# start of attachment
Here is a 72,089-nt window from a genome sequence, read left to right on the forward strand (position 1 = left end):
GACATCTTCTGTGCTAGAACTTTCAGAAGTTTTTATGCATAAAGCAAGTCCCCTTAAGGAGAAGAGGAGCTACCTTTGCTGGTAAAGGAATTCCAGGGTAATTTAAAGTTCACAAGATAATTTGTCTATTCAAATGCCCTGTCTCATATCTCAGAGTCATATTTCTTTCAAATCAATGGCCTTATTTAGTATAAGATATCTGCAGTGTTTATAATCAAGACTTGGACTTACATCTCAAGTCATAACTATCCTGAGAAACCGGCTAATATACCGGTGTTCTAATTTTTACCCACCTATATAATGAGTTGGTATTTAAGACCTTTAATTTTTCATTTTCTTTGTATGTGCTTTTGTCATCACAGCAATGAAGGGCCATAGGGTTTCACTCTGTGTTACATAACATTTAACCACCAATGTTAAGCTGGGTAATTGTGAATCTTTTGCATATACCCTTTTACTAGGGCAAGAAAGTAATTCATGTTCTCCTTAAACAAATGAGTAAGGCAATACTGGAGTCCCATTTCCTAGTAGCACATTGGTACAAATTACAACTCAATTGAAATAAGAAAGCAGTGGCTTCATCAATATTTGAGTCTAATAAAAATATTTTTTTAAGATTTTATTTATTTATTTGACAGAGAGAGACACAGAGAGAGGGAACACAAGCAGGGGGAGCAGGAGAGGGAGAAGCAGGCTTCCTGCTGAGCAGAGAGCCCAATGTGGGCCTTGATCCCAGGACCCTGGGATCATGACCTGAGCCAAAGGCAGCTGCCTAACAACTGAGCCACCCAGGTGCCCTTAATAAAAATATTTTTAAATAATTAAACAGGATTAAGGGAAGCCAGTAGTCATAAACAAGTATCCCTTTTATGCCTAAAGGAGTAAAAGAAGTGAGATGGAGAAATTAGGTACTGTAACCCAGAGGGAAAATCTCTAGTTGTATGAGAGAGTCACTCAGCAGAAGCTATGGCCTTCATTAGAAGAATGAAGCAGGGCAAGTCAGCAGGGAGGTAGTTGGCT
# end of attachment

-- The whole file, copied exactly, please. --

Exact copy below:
Here is a 72,089-nt window from a genome sequence, read left to right on the forward strand (position 1 = left end):
GACATCTTCTGTGCTAGAACTTTCAGAAGTTTTTATGCATAAAGCAAGTCCCCTTAAGGAGAAGAGGAGCTACCTTTGCTGGTAAAGGAATTCCAGGGTAATTTAAAGTTCACAAGATAATTTGTCTATTCAAATGCCCTGTCTCATATCTCAGAGTCATATTTCTTTCAAATCAATGGCCTTATTTAGTATAAGATATCTGCAGTGTTTATAATCAAGACTTGGACTTACATCTCAAGTCATAACTATCCTGAGAAACCGGCTAATATACCGGTGTTCTAATTTTTACCCACCTATATAATGAGTTGGTATTTAAGACCTTTAATTTTTCATTTTCTTTGTATGTGCTTTTGTCATCACAGCAATGAAGGGCCATAGGGTTTCACTCTGTGTTACATAACATTTAACCACCAATGTTAAGCTGGGTAATTGTGAATCTTTTGCATATACCCTTTTACTAGGGCAAGAAAGTAATTCATGTTCTCCTTAAACAAATGAGTAAGGCAATACTGGAGTCCCATTTCCTAGTAGCACATTGGTACAAATTACAACTCAATTGAAATAAGAAAGCAGTGGCTTCATCAATATTTGAGTCTAATAAAAATATTTTTTTAAGATTTTATTTATTTATTTGACAGAGAGAGACACAGAGAGAGGGAACACAAGCAGGGGGAGCAGGAGAGGGAGAAGCAGGCTTCCTGCTGAGCAGAGAGCCCAATGTGGGCCTTGATCCCAGGACCCTGGGATCATGACCTGAGCCAAAGGCAGCTGCCTAACAACTGAGCCACCCAGGTGCCCTTAATAAAAATATTTTTAAATAATTAAACAGGATTAAGGGAAGCCAGTAGTCATAAACAAGTATCCCTTTTATGCCTAAAGGAGTAAAAGAAGTGAGATGGAGAAATTAGGTACTGTAACCCAGAGGGAAAATCTCTAGTTGTATGAGAGAGTCACTCAGCAGAAGCTATGGCCTTCATTAGAAGAATGAAGCAGGGCAAGTCAGCAGGGAGGTAGTTGGCT